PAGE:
FUMIGATION CO2 Considerations for a controlled atmosphere for pest control
by Blaine Timlick, Canadian Grain Commission, Canada
The fumigation of bulk commodities, such as grains, has been performed for a century and the requirements for such treatments are increasing. Changing demographics of insect pests into new host ranges, increased commodity production, climate change, increased demand for reduced pesticide use and evolution of insects that are tolerant or resistant to specific pest control products has resulted in the investigation and use of alternate gases.
Of the naturally occurring gases abundant in the environment, CO2 has been the most investigated and is now registered in a number of countries as an alternate fumigant for pest control.
CO2 was discovered to impact insect pests at low levels in grain as early as 1972, where it was discovered that a CO2 concentration increase of as little as one percent could induce a spiracle (breathing tubes) opening response and most insect species responded at concentration changes of between two-to- five percent. At concentrations of CO2 where spiracles remain open for elongated periods, insects perish from lack of oxygen and/or desiccation due to water loss.
Through the 1970"s and 80"s, investigations studied application methods, as there were requirements to determine appropriate methods for generating the gas, the appropriate concentrations to cause effective mortality and techniques for effective application.
Methods such as application of dry ice, purging with gas and blending with air or nitrogen all proved effective. Of these methods, purging the bin from the bottom that forces atmospheric gases out of the bin has proven to be one of the most efficient methods and is what is employed currently in many situations where CO2 is used in pest control.
In using this method, bin preparation and sealing is crucial. Appropriate sealing is an obvious requirement, as the structure enclosing the grain needs to be able to retain the gas with minimal leakage. This can be partially accomplished by using sealant products (foams, membrane and sealing paints, tapes, etc) and applying them to areas where potential leakage can occur (vents, cracks, seams).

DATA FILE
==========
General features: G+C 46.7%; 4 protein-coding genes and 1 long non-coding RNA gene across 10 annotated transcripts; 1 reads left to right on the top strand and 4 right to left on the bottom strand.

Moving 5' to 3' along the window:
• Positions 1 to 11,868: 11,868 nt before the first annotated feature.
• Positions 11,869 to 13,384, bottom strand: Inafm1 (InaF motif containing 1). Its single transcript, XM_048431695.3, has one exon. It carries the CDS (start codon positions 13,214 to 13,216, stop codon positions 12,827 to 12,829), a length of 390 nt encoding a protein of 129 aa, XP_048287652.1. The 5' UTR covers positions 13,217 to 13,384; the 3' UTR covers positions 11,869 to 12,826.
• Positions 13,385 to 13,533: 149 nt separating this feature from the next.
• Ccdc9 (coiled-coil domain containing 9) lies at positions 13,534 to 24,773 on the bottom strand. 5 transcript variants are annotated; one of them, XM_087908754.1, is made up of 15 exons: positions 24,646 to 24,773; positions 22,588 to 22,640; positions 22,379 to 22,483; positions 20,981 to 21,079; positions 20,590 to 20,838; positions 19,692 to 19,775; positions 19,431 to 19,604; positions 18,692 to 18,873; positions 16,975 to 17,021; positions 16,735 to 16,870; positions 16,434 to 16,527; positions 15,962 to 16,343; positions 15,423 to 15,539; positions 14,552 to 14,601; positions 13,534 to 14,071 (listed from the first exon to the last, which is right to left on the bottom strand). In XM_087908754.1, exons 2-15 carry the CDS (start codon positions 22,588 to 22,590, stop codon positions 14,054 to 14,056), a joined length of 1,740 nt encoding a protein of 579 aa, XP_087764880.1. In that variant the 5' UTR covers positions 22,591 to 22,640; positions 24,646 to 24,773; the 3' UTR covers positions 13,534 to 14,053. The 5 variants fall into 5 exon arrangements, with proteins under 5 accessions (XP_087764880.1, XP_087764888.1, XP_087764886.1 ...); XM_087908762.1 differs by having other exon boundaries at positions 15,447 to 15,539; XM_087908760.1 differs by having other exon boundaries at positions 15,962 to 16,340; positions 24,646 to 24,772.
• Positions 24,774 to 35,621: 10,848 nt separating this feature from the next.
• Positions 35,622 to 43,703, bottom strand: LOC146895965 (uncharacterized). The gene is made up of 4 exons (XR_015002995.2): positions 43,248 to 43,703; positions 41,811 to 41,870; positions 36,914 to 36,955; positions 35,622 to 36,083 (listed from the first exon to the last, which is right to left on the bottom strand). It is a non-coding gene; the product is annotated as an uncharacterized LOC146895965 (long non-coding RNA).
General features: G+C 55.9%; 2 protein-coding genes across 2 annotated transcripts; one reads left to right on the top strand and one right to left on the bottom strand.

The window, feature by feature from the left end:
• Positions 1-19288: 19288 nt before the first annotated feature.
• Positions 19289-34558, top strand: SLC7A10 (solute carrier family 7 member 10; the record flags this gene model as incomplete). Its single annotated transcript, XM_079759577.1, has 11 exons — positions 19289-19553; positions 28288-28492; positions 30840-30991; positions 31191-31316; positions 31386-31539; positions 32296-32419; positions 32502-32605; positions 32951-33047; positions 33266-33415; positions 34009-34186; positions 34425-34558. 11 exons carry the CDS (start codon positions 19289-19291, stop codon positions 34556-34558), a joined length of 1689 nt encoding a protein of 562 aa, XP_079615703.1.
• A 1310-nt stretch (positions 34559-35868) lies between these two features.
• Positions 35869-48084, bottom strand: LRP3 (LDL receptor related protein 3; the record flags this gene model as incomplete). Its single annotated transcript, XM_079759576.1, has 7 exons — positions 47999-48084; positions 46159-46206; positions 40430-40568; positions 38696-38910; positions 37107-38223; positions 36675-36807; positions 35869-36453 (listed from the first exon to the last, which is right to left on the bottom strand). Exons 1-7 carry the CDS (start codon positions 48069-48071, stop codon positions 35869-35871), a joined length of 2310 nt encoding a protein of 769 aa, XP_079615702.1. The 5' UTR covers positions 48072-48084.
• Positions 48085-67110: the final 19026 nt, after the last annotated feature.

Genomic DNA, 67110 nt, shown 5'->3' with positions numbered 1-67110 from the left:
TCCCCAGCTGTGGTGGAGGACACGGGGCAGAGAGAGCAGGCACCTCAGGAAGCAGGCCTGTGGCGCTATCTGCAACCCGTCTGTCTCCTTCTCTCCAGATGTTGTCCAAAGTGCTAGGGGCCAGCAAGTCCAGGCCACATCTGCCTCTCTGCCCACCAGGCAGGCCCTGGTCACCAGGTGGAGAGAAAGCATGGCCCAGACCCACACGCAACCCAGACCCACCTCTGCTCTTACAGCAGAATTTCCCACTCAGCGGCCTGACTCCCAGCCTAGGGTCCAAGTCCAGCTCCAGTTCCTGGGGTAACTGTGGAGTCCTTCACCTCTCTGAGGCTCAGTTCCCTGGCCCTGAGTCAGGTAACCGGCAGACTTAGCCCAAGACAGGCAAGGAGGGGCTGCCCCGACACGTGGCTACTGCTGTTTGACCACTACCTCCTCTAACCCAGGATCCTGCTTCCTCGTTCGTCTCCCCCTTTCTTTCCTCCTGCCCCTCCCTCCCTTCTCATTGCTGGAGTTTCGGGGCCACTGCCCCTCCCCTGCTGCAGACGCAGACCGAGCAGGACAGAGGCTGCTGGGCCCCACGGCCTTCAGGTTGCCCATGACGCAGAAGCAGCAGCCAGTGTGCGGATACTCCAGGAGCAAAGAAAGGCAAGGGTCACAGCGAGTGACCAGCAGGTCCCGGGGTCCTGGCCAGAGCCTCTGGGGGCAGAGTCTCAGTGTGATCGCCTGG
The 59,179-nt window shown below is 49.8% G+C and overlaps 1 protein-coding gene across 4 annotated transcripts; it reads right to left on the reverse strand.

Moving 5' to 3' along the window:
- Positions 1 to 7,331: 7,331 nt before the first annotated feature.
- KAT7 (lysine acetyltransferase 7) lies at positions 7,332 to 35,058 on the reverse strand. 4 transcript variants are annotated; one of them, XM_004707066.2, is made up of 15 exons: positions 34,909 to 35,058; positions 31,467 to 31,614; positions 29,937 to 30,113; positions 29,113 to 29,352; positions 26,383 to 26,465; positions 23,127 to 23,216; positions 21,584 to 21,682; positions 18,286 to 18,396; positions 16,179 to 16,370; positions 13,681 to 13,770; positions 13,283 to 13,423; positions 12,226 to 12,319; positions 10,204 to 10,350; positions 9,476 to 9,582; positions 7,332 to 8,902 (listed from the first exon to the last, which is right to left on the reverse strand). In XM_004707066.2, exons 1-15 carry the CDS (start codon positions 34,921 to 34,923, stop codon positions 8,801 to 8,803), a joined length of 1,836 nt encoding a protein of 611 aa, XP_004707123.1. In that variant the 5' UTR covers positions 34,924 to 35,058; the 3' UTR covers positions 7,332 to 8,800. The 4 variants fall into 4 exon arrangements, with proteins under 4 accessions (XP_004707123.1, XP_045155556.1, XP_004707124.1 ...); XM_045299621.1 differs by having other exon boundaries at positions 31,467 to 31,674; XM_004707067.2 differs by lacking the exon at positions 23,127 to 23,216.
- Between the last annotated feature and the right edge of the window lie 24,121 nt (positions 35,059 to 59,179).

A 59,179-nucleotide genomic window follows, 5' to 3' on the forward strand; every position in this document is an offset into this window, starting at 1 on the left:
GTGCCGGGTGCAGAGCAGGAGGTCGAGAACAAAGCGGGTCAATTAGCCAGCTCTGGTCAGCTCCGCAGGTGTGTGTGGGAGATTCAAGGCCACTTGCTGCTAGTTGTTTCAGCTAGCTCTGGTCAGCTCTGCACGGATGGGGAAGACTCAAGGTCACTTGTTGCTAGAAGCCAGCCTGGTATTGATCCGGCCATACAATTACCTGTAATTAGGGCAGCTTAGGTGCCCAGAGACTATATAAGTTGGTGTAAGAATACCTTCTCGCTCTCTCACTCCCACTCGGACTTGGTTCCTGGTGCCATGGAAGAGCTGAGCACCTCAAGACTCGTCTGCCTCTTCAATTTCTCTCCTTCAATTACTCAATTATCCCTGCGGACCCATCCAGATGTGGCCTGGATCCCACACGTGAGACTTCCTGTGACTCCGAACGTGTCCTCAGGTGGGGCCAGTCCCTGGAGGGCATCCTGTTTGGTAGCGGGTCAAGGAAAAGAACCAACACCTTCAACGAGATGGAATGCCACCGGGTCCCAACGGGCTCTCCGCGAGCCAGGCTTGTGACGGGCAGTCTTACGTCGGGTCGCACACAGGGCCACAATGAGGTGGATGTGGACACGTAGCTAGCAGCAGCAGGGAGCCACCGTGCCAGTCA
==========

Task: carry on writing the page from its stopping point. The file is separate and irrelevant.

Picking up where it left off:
Performing this with diligence can assist in improving the maintenance of the gas concentration. However, gas concentrations require constant monitoring, as the effects of wind on larger structures will deplete the concentration. Once sealing is completed, performing a pressure test of the bin will provide information of how well the bin was sealed and, therefore, how effective the fumigation might be.
Pressure testing is performed by sealing the bin as required and then applying air pressure to the sealed structure. In general, 500 Pa is a suitable limit for pressure, but 100-200 Pa may be the limit of some structures or sealing methods. Therefore, it is suggested to initially attempt a pressure test at 100 pa and then measure the time of pressure decay from the upper limit of the pressure applied to half of that pressure.
Slightly higher pressures can then be used as a mechanism for determining the fumigation potential of the structure. An approximate time of about 300 seconds from maximum pressure to half of that pressure should be observed to provide assurance that the gas concentration required for an effective fumigation can be achieved and maintained.
Other considerations are required for effective CO2 fumigation: wind speed and structural composition and integrity are two of the most important. Wind movement, especially across the top of grain storage, can influence the gas loss from a bin and concrete, if not sealed, can allow for CO2 to be absorbed.
Gas loss from a concrete storage bin is strongly correlated to the ambient wind speed and barometric pressure. The absorptive uptake rate of CO2 by concrete is dependent upon the gas concentration and at rates of 60-70 percent CO2, up to five percent of the CO2 can be absorbed within 24 hours of application.
Without proper sealing, gas losses attributable to wind and natural leakage will generally average 16 percent per day. Therefore, it is very important to have the capability to add more gas to maintain CO2 levels.
In order to perform an effective fumigation with CO2, a number of considerations are required. Before the fumigation, knowledge of the temperature and moisture content of the grain to be fumigated is needed to determine both the application rate and the length of time the grain needs to be fumigated.
Pearman and Jay found that mortality of stored product insects, due to CO2 fumigation, was greater when the grain moisture content (and therefore the relative humidity in the grain mass) was lower. Therefore, consider aerating cereals prior to CO2 fumigation to a level below 14% moisture content to improve the efficacy.